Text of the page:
Young FBI agent Clarice Starling is assigned to help find a missing woman to save her from a psychopathic serial killer who skins his victims. Clarice attempts to gain a better insight into the twisted mind of the killer by talking to another psychopath Hannibal Lecter, who used to be a respected psychiatrist. FBI agent Jack Crawford believes that Lecter, who is also a very powerful and clever mind manipulator, has the answers to their questions and can help locate the killer. However, Clarice must first gain Lecter's confidence before the inmate will give away any information. Written by
Sami Al-Taher <firstname.lastname@example.org>
After working with John Douglas for some time, Scott Glenn thanked him and said how fascinating it was to have been allowed into his world. Douglas laughed and told Glenn that if he really wanted to get into his world, he should listen to an audio tape of serial killers Lawrence Bittaker and Roy Norris torturing, raping, and murdering two teenage girls. Glenn listened to less than one minute of the tape, and has since said that he feels he lost a sense of innocence in doing so, and that he has never been able to forget what he heard. See more »
When Catherine Martin drives into the parking area, the killer looks right into the headlights of her car while wearing night-vision goggles, but he isn't blinded. Goggles of that time might have been permanently damaged. Newer goggles have automatic protection mechanisms. See more »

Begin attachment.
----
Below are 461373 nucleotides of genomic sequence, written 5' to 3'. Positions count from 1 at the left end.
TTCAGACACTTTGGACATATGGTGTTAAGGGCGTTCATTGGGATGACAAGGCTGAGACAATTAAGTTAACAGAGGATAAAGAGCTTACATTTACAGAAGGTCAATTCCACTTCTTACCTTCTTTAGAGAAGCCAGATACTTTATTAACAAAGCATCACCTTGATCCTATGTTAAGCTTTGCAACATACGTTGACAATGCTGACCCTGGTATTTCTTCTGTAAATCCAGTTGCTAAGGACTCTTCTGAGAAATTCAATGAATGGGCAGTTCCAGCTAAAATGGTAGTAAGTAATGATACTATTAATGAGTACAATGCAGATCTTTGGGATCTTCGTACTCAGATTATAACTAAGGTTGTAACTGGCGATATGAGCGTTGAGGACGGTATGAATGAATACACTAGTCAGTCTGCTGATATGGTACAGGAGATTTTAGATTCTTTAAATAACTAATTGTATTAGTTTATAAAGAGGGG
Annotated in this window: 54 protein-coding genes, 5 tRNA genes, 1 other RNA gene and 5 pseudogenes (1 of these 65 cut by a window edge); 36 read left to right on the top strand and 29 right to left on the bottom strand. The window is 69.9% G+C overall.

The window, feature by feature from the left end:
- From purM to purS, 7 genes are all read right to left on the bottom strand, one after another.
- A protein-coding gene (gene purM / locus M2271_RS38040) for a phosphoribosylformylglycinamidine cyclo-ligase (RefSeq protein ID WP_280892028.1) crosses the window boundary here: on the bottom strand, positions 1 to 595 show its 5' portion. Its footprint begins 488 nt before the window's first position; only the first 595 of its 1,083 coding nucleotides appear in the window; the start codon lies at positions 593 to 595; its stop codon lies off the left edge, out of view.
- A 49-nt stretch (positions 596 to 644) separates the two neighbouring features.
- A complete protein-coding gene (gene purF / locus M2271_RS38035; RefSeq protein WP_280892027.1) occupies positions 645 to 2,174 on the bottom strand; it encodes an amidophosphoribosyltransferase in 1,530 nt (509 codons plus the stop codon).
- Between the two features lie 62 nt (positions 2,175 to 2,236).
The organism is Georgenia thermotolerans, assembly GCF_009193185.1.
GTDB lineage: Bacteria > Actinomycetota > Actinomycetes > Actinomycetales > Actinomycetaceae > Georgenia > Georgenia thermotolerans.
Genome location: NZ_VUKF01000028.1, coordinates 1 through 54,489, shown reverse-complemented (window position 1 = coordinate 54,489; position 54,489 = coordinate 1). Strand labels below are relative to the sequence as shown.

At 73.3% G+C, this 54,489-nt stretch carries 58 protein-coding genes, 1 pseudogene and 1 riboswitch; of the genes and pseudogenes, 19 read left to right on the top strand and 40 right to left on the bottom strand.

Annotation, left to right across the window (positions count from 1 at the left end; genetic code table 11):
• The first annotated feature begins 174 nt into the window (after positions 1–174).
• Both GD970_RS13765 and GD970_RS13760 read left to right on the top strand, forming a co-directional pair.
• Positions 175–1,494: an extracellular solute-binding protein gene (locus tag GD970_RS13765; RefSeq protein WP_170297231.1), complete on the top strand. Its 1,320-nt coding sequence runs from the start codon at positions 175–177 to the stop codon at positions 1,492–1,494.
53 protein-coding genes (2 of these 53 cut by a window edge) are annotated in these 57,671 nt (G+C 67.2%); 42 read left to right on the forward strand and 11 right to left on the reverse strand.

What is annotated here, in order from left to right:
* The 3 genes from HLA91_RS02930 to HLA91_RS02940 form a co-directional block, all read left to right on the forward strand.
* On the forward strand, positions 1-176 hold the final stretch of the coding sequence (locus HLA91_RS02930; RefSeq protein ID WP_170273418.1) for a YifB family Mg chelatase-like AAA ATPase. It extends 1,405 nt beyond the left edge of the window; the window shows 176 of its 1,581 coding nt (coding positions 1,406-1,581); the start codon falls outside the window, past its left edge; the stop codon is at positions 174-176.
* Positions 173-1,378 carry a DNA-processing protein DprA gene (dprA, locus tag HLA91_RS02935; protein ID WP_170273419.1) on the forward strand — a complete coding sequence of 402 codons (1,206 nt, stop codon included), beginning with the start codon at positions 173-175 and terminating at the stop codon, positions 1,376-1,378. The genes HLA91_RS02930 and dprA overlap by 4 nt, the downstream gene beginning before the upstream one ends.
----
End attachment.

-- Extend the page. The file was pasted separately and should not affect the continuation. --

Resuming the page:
After the Copyright notice and MPAA logo, a logo appears with the text "A Luta Continua". This is not a production company credit; instead, it's Portuguese for "The Struggle Continues" ("To be continued"). See more »
There is little doubt that the most memorable aspect of The Silence of the Lambs is Anthony Hopkins' incomparable performance as Lecter. Taking over for Brian Cox, who was effective, but not especially memorable, as the good doctor in 1986's Manhunter, Hopkins instantly makes the role his own, capturing and conveying the charismatic essence of pure evil. To his dying day, no matter how many roles he plays in the interim, Hopkins will forever be known for this part. (It is a credit to Hopkins' ability as an actor that this part did not result in stereotyping. His post-Silence career has been greatly varied, with roles as widely diverse as a stodgy butler in Merchant-Ivory's The Remains of the Day and an action hero in The Edge.) I can throw out any number of superlatives, but none of them do justice to this chilling performance, which I labeled as the best acting work of the '90s. Want to feel the icy fingers of terror stroke your heart? Watch this mixture of brilliant eloquence and inhuman cruelty. As portrayed by Hopkins, Hannibal is both a suave, cultured gentleman and an unspeakable fiend. He is gracious and monstrous at the same time. (Hopkins also provided one of the most quotable lines in recent film history with "I ate his liver with some fava beans and a nice Chianti", which was followed by an inimitable slithering slurp.)
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